Ad of the Week – John Lewis, Excitable Edgar
In the run-up to the release of this year’s ad, John Lewis and Waitrose released a “highlight reel”, showcasing the two brands’ recent history of iconic Christmas ads, from Waitrose’s dramatic robin’s journey to John Lewis’ 2018 team-up with Elton John. The spot was a dazzling reminder of how much entertainment and joy these brands have brought to Christmas (and it came within a whisker of a 5-Star score in its own right).
But it also concealed a more sobering reality. Iconic though the ads might be, were the public getting tired of them? Neither brand had managed a 5-Star ad since the classic “Monty The Penguin” in 2013, and competitors were trying new approaches. Old rival M&S, for instance, publically stated it was getting out of the blockbuster ad game and moving to more product-oriented territory.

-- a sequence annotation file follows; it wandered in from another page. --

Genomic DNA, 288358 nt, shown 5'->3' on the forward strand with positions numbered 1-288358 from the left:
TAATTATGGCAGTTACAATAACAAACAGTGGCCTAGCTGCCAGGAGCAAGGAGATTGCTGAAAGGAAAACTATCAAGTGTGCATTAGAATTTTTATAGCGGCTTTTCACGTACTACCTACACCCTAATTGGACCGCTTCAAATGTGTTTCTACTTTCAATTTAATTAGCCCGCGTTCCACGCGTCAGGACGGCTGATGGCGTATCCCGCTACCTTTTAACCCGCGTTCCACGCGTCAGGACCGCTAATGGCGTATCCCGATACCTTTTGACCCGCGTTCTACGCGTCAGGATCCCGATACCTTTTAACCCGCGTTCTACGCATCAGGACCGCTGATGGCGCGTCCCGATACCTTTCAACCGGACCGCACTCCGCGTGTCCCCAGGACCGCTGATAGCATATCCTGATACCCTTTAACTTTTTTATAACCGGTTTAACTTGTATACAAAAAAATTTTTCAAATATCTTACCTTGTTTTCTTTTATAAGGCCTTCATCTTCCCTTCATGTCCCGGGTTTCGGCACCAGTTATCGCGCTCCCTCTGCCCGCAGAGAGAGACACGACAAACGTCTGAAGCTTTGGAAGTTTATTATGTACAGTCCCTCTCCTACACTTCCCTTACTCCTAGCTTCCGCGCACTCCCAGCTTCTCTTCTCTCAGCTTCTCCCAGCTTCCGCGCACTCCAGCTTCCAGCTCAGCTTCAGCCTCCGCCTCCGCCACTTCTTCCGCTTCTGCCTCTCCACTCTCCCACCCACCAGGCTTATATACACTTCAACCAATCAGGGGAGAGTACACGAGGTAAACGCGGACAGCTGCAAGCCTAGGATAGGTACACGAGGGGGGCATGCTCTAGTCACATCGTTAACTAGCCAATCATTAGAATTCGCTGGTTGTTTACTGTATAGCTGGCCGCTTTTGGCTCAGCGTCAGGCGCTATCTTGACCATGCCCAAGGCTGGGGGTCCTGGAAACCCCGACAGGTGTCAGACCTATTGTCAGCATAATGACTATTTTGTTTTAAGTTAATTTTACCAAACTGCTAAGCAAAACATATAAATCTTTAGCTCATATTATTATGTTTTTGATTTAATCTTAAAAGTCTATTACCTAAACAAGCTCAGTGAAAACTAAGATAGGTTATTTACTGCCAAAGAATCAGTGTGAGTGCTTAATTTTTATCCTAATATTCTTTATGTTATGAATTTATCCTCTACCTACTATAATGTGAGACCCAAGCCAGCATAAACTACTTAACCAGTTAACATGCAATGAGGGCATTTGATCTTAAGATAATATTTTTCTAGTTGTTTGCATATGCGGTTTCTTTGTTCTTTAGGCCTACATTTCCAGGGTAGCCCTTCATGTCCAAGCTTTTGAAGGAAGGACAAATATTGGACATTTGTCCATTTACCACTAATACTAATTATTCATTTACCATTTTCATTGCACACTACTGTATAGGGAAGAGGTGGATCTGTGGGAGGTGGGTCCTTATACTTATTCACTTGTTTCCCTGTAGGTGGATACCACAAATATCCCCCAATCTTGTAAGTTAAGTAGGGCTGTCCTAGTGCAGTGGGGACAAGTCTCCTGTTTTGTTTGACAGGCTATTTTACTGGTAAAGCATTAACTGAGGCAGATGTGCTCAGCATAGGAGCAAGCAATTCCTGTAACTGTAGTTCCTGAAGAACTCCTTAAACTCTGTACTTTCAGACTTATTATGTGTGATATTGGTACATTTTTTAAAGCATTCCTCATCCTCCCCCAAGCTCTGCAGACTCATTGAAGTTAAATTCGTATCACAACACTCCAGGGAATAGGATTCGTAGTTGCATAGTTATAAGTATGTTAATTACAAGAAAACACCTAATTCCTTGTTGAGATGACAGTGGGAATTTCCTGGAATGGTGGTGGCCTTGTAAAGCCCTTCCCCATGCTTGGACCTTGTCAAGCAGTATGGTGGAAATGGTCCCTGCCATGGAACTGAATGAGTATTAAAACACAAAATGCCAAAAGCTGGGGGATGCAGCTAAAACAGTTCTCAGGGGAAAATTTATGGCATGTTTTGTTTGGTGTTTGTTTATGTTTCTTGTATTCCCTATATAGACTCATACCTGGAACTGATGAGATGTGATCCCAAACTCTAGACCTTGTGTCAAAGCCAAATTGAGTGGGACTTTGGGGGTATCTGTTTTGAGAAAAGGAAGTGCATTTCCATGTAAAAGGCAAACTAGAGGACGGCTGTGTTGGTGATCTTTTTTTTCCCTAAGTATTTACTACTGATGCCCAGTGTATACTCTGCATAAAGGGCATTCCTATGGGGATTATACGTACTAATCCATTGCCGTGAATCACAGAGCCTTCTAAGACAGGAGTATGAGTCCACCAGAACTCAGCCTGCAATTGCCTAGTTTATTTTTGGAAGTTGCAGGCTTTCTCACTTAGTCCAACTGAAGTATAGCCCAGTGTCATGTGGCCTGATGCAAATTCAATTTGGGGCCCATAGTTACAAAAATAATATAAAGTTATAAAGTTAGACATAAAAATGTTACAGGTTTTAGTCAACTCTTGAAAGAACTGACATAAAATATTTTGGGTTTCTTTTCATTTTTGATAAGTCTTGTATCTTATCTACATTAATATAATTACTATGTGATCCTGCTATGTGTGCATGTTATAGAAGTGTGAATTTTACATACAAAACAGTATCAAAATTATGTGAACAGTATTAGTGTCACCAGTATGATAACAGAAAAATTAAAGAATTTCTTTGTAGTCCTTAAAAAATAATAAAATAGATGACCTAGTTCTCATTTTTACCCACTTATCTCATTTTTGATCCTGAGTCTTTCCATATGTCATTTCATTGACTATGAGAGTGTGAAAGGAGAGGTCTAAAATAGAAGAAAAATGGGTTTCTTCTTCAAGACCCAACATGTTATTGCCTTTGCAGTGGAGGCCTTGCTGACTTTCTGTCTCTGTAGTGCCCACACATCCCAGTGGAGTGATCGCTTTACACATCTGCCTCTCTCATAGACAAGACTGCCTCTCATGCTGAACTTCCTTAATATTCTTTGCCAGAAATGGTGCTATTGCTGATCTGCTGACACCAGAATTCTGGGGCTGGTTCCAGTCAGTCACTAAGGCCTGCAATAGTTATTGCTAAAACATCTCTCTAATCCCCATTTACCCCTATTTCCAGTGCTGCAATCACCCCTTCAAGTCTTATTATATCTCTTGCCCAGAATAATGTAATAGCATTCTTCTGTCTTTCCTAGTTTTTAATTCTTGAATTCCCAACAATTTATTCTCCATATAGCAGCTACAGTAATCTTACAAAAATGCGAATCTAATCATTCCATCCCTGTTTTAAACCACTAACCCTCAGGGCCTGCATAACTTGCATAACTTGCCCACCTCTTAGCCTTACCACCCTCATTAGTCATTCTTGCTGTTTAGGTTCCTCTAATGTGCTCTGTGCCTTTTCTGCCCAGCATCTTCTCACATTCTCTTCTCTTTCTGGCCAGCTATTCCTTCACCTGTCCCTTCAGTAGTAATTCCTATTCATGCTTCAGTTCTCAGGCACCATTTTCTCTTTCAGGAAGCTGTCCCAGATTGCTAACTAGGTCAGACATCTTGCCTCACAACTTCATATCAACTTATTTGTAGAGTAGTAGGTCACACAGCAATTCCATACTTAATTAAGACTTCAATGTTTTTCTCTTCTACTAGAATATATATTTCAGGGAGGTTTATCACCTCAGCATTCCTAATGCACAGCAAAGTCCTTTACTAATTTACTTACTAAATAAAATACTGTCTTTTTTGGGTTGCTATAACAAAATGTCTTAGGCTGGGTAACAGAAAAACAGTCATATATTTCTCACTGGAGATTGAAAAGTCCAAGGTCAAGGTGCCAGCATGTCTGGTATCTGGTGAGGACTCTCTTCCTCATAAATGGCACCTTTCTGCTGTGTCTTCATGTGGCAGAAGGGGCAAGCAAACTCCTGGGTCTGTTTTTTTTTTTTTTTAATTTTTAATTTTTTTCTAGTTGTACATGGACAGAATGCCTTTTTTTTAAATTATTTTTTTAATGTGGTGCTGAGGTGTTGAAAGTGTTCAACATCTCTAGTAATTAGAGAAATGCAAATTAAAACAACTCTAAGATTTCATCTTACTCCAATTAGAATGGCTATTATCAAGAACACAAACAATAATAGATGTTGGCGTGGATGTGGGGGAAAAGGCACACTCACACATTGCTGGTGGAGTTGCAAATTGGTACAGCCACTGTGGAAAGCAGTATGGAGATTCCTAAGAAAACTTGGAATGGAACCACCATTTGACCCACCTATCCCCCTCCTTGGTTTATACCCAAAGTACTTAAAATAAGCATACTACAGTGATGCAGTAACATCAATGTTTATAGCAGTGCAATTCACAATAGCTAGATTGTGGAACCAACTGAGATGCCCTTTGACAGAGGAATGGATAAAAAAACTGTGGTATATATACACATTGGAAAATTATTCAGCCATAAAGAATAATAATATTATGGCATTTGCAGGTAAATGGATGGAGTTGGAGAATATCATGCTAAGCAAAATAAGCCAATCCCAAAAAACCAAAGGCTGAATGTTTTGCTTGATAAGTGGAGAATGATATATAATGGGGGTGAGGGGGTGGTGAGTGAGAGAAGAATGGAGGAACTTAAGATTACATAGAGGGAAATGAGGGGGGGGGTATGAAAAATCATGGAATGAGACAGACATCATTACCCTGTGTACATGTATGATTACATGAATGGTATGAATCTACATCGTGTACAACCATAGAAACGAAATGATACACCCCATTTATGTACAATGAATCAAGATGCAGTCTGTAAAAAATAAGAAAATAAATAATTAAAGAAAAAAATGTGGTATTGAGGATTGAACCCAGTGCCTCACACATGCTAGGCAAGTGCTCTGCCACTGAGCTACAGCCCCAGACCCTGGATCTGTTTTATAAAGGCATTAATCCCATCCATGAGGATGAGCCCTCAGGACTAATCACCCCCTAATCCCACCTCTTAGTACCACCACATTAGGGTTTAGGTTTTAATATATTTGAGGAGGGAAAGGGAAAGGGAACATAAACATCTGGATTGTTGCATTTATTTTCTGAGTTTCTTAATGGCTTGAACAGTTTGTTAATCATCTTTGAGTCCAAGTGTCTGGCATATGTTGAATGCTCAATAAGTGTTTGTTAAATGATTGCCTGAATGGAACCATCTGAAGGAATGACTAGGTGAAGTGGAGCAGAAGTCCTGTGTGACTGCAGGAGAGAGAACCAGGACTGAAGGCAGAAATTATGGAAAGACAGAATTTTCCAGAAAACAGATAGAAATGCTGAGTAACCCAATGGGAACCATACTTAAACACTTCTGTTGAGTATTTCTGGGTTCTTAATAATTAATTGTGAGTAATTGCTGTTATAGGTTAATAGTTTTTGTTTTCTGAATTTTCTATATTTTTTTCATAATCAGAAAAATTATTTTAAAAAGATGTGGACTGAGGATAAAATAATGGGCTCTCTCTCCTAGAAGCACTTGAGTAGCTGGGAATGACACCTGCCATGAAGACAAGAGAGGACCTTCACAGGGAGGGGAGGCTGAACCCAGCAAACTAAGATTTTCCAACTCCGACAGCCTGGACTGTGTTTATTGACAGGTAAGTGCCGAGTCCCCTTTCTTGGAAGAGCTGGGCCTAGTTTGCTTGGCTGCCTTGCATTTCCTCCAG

“Excitable Edgar”, the 5-Star tale of a girl and her helpful but hapless dragon, has silenced the critics. It’s the highest-scoring John Lewis ad since Monty, and the highest-scoring Waitrose Xmas ad ever. It’s proof that there’s still magic in the method that transformed UK Xmas advertising.
What makes it so good? There are two points we’d like to pull out.
The first is that the brand team-up is more than just a cost-saving exercise. Waitrose ads have been a varied bunch, but at heart they’ve always centred on friendship and feasting at Christmas time. That provides a natural climax for a John Lewis ad’s more character-centric storyline. If the “thoughtful gift” is Waitrose food every year, things might get tricky, but this time it’s a triumphant success.
The second point is that this is an ad with oodles of right-brained appeal. It’s got a strong sense of place, a cracking melodic soundtrack, and brilliant non-verbal communication between the two leads. Since one of those leads is a child and the other is a collection of pixels, that’s some feat, but the love, sympathy and exasperation Ava feels for Edgar shines through. There’s great use of reaction shots too, to cement the sense of between-ness that’s so important for ads with right-brain appeal.
Excitable Edgar? Effective Edgar, more like. Congratulations to both brands on a commercial cooked to perfection.